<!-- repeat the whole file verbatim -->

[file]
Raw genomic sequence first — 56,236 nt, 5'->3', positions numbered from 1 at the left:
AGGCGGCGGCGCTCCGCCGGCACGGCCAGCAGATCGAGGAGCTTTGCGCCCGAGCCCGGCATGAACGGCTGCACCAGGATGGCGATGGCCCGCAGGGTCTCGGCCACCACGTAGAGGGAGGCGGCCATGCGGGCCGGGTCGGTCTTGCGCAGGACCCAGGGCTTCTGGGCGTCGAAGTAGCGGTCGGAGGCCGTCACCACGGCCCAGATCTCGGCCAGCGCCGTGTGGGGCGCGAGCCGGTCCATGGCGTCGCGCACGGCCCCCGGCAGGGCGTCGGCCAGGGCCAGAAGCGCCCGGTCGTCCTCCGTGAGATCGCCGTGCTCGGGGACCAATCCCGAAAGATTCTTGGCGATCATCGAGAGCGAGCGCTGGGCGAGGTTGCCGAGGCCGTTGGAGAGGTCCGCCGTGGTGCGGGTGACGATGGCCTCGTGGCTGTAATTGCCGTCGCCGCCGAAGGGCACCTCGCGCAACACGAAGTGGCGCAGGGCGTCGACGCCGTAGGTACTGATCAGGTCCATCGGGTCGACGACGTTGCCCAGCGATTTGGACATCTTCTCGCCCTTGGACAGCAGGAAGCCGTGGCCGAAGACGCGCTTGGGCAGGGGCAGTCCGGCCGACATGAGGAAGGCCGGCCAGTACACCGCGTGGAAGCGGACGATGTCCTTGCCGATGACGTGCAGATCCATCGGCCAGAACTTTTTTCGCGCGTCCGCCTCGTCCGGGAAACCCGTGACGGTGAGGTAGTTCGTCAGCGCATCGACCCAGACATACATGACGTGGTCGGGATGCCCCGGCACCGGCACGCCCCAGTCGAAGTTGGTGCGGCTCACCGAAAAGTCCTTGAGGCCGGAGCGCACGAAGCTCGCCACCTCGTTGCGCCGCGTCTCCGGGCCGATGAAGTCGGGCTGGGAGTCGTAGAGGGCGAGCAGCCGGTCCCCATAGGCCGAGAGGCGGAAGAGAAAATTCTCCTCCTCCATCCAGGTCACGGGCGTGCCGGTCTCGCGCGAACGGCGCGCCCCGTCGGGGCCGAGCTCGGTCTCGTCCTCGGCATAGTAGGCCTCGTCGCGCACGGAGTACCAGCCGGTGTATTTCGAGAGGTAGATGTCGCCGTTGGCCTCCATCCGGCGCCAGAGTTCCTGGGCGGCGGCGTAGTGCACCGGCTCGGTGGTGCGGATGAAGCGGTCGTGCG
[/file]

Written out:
Raw genomic sequence first — 56,236 nt, 5'->3', positions numbered from 1 at the left:
AGGCGGCGGCGCTCCGCCGGCACGGCCAGCAGATCGAGGAGCTTTGCGCCCGAGCCCGGCATGAACGGCTGCACCAGGATGGCGATGGCCCGCAGGGTCTCGGCCACCACGTAGAGGGAGGCGGCCATGCGGGCCGGGTCGGTCTTGCGCAGGACCCAGGGCTTCTGGGCGTCGAAGTAGCGGTCGGAGGCCGTCACCACGGCCCAGATCTCGGCCAGCGCCGTGTGGGGCGCGAGCCGGTCCATGGCGTCGCGCACGGCCCCCGGCAGGGCGTCGGCCAGGGCCAGAAGCGCCCGGTCGTCCTCCGTGAGATCGCCGTGCTCGGGGACCAATCCCGAAAGATTCTTGGCGATCATCGAGAGCGAGCGCTGGGCGAGGTTGCCGAGGCCGTTGGAGAGGTCCGCCGTGGTGCGGGTGACGATGGCCTCGTGGCTGTAATTGCCGTCGCCGCCGAAGGGCACCTCGCGCAACACGAAGTGGCGCAGGGCGTCGACGCCGTAGGTACTGATCAGGTCCATCGGGTCGACGACGTTGCCCAGCGATTTGGACATCTTCTCGCCCTTGGACAGCAGGAAGCCGTGGCCGAAGACGCGCTTGGGCAGGGGCAGTCCGGCCGACATGAGGAAGGCCGGCCAGTACACCGCGTGGAAGCGGACGATGTCCTTGCCGATGACGTGCAGATCCATCGGCCAGAACTTTTTTCGCGCGTCCGCCTCGTCCGGGAAACCCGTGACGGTGAGGTAGTTCGTCAGCGCATCGACCCAGACATACATGACGTGGTCGGGATGCCCCGGCACCGGCACGCCCCAGTCGAAGTTGGTGCGGCTCACCGAAAAGTCCTTGAGGCCGGAGCGCACGAAGCTCGCCACCTCGTTGCGCCGCGTCTCCGGGCCGATGAAGTCGGGCTGGGAGTCGTAGAGGGCGAGCAGCCGGTCCCCATAGGCCGAGAGGCGGAAGAGAAAATTCTCCTCCTCCATCCAGGTCACGGGCGTGCCGGTCTCGCGCGAACGGCGCGCCCCGTCGGGGCCGAGCTCGGTCTCGTCCTCGGCATAGTAGGCCTCGTCGCGCACGGAGTACCAGCCGGTGTATTTCGAGAGGTAGATGTCGCCGTTGGCCTCCATCCGGCGCCAGAGTTCCTGGGCGGCGGCGTAGTGCACCGGCTCGGTGGTGCGGATGAAGCGGTCGTGCG